Song for today/2013: E is for Estranged by Owen Pallett.

Music expresses that which cannot be put into words and that which cannot remain silent”  ― Victor Hugo

I looked for some quotes about music earlier, and found these.  So many of them are like music to me, in the sense that they articulate what I cannot.  That is something music has always done for me; taken an emotion and transformed it into something almost tangible, something that can be expressed and seen (well, heard). Probably because despite having always been ’emotional’, I find it extremely hard to express my emotions, often not even recognising them at all, like passing a family member in the street and not seeing them because you haven’t got your glasses on.  I always thought that I was quite in tune, emotionally, and now I realise that I am almost blind.  I’m in tune with other people, because that was my job for years and years (and still is, in some respects), but trying to understand what I’m actually feeling has been a gargantuan task, and I’m still not there yet, not really.

I can’t remember when it was, it feels like a lifetime ago, but I was having a discussion with my therapist about what music has meant to me in the past, what it means to me now, and how I feel about it.  Weirdly, it was one of the most intimate and difficult conversations that I’ve had with her.  Probably because despite my obvious love of music (a treble clef pendant used to adorn my neck as an adolescent), it used to be the only way that I had to express myself that was truly mine; it was secret and it was hidden.  Talking about it meant that I was slowly uncovering something that had only ever been felt and seen by me.  I suddenly felt shy, like I wanted to hide, to be like the music that used to lie within me.

Music was my refuge. I could crawl into the space between the notes and curl my back to loneliness.”  ― Maya Angelou

When I was nine I got a piano.  I don’t have it anymore, I sold it, which I have made my peace with; I can always get another one if I decide to play again.  I sold it because it stopped being my best friend when I was fifteen, and I am thirty now.  We fell out of love.  Suddenly something that was such a source of comfort and expression to me stopped being that and instead became an inanimate object.  I used to play every day, sometimes for hours, often late at night with the headphones in so that nobody else could hear.  Always with the headphones, always – it was such a private and intimate thing.  We wrote music together, music that could really express how I felt at the time.  It was the only way that I could express my feelings and just have them be, without others ridiculing me or trying to change them, so in a sense it was the only way I was allowed to exist.  Music just flooded out of me (I think that’s why I love Nils Frahm, Max Richter and Ludovico Einaudi so much, because I used to compose similar stuff: simple, nuanced, sparse, fairly repetitive, building in urgency, melancholic, with a sense of longing.  Using silence as much as the music itself.  This probably makes me sound a bit like an egotistical dickhead because their music is amazing, but seriously, I was floored the first time I heard Ludovico Einaudi because it sounded EXACTLY like the stuff I used to write as a teen).

And then I went into a psychiatric unit, as an inpatient, and didn’t come out until six months later.  By then, the damage was done.  I don’t think I even really played at the weekends when I went home.  It just went; it was gone and it wasn’t the same, I wasn’t the same.  We weren’t the same.  We had ceased to exist as a partnership and instead I began to listen to other people’s music more, in particular Tori Amos – I’ve talked before about how much she meant to me as a fellow “girl with a piano”.  I found expression through writing an online journal (something that, unlike my paper diaries, my family couldn’t read thanks to the handy ‘delete history’ button) and instead of writing my own stuff, would begin to interpret the music of others through my own emotional kaleidoscope.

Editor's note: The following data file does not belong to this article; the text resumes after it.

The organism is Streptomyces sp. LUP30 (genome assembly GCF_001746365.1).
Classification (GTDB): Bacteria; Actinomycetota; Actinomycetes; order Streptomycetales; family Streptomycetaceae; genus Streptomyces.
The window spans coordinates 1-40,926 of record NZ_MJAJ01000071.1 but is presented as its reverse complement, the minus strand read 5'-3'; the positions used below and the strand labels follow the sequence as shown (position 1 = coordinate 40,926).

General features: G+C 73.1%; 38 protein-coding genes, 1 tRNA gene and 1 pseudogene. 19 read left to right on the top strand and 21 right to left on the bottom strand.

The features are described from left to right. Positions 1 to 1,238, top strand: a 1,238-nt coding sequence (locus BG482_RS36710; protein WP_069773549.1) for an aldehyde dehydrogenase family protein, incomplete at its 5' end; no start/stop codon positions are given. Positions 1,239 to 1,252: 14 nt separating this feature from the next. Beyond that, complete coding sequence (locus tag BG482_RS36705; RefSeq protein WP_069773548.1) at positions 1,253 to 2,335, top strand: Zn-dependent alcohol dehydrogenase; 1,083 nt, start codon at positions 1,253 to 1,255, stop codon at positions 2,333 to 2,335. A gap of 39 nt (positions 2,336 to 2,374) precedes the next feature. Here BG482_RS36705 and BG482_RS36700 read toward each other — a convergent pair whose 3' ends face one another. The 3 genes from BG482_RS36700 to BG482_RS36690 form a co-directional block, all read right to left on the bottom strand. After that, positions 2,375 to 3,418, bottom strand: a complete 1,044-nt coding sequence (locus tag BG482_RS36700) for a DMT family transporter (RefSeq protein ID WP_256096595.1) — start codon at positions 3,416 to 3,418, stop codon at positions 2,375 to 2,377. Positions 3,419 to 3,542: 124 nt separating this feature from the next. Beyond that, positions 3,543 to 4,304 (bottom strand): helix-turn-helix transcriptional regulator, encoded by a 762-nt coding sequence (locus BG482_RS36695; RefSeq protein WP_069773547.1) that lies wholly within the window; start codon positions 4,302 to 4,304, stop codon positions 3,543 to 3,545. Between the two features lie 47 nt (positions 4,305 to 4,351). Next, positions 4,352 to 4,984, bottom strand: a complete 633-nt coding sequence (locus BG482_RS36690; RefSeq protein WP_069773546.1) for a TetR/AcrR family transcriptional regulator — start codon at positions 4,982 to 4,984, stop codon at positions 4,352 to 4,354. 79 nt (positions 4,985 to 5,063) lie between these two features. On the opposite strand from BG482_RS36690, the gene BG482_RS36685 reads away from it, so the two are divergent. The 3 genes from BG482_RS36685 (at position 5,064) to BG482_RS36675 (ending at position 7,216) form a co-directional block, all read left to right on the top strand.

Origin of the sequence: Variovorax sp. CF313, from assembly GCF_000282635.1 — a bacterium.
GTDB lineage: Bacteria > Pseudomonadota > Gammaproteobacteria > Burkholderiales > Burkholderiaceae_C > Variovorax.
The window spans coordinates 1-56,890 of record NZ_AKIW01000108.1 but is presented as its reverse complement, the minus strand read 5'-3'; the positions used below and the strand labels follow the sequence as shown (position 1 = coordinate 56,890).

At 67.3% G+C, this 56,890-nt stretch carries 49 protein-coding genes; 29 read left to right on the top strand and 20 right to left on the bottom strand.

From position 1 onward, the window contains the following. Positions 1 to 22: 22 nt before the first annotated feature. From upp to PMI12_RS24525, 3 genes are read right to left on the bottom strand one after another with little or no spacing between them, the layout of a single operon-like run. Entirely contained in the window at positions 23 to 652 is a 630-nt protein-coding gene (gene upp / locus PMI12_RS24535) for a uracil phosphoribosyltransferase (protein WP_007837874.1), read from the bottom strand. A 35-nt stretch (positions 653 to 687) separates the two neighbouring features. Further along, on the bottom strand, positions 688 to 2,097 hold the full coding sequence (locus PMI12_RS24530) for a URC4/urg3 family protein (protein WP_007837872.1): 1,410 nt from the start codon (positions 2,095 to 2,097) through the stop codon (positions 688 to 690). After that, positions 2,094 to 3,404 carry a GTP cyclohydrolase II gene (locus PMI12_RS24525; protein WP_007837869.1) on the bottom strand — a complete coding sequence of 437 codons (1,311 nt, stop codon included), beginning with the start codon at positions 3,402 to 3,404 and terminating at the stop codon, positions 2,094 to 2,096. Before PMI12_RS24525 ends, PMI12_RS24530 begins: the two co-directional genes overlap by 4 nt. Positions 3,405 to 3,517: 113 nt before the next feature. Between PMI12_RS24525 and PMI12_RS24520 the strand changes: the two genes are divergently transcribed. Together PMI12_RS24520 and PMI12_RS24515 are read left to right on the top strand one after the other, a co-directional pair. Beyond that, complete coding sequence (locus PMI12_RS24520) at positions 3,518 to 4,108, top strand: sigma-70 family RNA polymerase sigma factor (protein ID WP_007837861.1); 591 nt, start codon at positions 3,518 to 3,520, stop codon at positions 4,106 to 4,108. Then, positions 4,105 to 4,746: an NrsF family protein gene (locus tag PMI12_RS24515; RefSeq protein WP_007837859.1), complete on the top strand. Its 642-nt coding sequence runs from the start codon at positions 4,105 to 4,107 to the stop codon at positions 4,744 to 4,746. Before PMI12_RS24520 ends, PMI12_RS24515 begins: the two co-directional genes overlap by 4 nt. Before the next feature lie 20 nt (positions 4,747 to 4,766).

I often think in music. I live my daydreams in music. I see my life in terms of music.”  ― Albert Einstein

The past few years, since I’ve been in therapy mostly, music has been even more of a lifeline.  Sometimes I know when things are really bad because music can’t touch me and I just cannot listen to it, nothing will fit, because I am a chasm, a huge, gaping void, and therefore nothing can mirror that except silence.  Or sometimes it’s too painful and nothing will fit, so I have to discover new music because the old stuff is just too much, has too much attached to it.  The quote above is probably the closest to how I feel about music.  I remember asking on Facebook last summer whether anyone else thought in music, because I suddenly realised that actually that might be a bit weird, and one of my friends said that if it was ok for Einstein, then it’s probably ok.  I still play the piano, just not on an actual piano – my fingers are frequently moving, usually just my right hand (melody), in response to something, playing a harmony to something I’m listening to or just playing along.  I remember when I was a young teenager at school and things were the worst, the absolute pits, and when I couldn’t play the piano I just used to sit there and play the desk instead.  It was my way of connection and that is why music means so much to me, because it’s about a connection to the world, a connection to yourself, and in my case a connection to others, whether they know about it or not. It’s a tool for interpretation and understanding, in a world where feelings and experiences are often too difficult to process, where just being is too hard.  And it’s a thread, a thread from one person to another. (“Threads that are golden don’t break easily”- Tori Amos, Horses.)